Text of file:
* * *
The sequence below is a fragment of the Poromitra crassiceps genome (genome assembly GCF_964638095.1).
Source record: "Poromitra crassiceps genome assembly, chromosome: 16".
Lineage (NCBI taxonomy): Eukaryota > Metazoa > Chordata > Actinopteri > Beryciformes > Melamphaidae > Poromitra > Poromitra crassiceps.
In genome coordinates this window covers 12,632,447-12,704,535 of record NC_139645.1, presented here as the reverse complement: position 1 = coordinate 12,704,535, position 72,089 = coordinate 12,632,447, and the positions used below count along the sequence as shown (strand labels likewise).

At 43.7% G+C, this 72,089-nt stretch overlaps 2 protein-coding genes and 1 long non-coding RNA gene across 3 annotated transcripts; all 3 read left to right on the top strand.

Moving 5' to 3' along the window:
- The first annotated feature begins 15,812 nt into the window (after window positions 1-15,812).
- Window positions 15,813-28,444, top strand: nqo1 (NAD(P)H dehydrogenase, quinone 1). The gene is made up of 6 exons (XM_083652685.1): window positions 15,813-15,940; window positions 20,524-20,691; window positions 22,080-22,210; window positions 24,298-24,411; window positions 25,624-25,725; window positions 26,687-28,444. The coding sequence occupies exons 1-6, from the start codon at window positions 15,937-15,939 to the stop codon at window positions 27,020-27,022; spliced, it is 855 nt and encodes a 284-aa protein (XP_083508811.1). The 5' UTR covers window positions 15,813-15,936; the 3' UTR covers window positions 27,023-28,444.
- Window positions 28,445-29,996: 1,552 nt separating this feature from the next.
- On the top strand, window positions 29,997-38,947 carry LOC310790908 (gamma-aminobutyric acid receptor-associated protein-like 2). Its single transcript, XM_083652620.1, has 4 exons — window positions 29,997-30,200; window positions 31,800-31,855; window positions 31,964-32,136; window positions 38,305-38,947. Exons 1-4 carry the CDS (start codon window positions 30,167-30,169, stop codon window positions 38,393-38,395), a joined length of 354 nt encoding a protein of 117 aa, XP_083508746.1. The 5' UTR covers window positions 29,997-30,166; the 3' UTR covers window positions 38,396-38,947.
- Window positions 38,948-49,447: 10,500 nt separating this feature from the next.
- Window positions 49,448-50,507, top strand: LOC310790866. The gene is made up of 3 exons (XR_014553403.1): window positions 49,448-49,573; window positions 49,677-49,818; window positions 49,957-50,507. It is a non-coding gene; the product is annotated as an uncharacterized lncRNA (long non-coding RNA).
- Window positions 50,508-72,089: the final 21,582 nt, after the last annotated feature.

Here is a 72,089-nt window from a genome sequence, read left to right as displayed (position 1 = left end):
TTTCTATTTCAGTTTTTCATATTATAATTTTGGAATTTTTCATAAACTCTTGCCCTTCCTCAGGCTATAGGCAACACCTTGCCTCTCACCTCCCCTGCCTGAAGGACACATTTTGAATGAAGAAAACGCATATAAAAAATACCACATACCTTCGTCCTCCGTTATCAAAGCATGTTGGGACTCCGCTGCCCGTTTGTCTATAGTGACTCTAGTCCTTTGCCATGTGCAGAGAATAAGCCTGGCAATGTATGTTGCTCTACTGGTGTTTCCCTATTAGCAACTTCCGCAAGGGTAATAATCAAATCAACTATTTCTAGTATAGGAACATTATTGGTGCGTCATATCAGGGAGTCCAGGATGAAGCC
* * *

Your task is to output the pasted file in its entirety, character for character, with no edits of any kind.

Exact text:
The sequence below is a fragment of the Poromitra crassiceps genome (genome assembly GCF_964638095.1).
Source record: "Poromitra crassiceps genome assembly, chromosome: 16".
Lineage (NCBI taxonomy): Eukaryota > Metazoa > Chordata > Actinopteri > Beryciformes > Melamphaidae > Poromitra > Poromitra crassiceps.
In genome coordinates this window covers 12,632,447-12,704,535 of record NC_139645.1, presented here as the reverse complement: position 1 = coordinate 12,704,535, position 72,089 = coordinate 12,632,447, and the positions used below count along the sequence as shown (strand labels likewise).

At 43.7% G+C, this 72,089-nt stretch overlaps 2 protein-coding genes and 1 long non-coding RNA gene across 3 annotated transcripts; all 3 read left to right on the top strand.

Moving 5' to 3' along the window:
- The first annotated feature begins 15,812 nt into the window (after window positions 1-15,812).
- Window positions 15,813-28,444, top strand: nqo1 (NAD(P)H dehydrogenase, quinone 1). The gene is made up of 6 exons (XM_083652685.1): window positions 15,813-15,940; window positions 20,524-20,691; window positions 22,080-22,210; window positions 24,298-24,411; window positions 25,624-25,725; window positions 26,687-28,444. The coding sequence occupies exons 1-6, from the start codon at window positions 15,937-15,939 to the stop codon at window positions 27,020-27,022; spliced, it is 855 nt and encodes a 284-aa protein (XP_083508811.1). The 5' UTR covers window positions 15,813-15,936; the 3' UTR covers window positions 27,023-28,444.
- Window positions 28,445-29,996: 1,552 nt separating this feature from the next.
- On the top strand, window positions 29,997-38,947 carry LOC310790908 (gamma-aminobutyric acid receptor-associated protein-like 2). Its single transcript, XM_083652620.1, has 4 exons — window positions 29,997-30,200; window positions 31,800-31,855; window positions 31,964-32,136; window positions 38,305-38,947. Exons 1-4 carry the CDS (start codon window positions 30,167-30,169, stop codon window positions 38,393-38,395), a joined length of 354 nt encoding a protein of 117 aa, XP_083508746.1. The 5' UTR covers window positions 29,997-30,166; the 3' UTR covers window positions 38,396-38,947.
- Window positions 38,948-49,447: 10,500 nt separating this feature from the next.
- Window positions 49,448-50,507, top strand: LOC310790866. The gene is made up of 3 exons (XR_014553403.1): window positions 49,448-49,573; window positions 49,677-49,818; window positions 49,957-50,507. It is a non-coding gene; the product is annotated as an uncharacterized lncRNA (long non-coding RNA).
- Window positions 50,508-72,089: the final 21,582 nt, after the last annotated feature.

Here is a 72,089-nt window from a genome sequence, read left to right as displayed (position 1 = left end):
TTTCTATTTCAGTTTTTCATATTATAATTTTGGAATTTTTCATAAACTCTTGCCCTTCCTCAGGCTATAGGCAACACCTTGCCTCTCACCTCCCCTGCCTGAAGGACACATTTTGAATGAAGAAAACGCATATAAAAAATACCACATACCTTCGTCCTCCGTTATCAAAGCATGTTGGGACTCCGCTGCCCGTTTGTCTATAGTGACTCTAGTCCTTTGCCATGTGCAGAGAATAAGCCTGGCAATGTATGTTGCTCTACTGGTGTTTCCCTATTAGCAACTTCCGCAAGGGTAATAATCAAATCAACTATTTCTAGTATAGGAACATTATTGGTGCGTCATATCAGGGAGTCCAGGATGAAGCC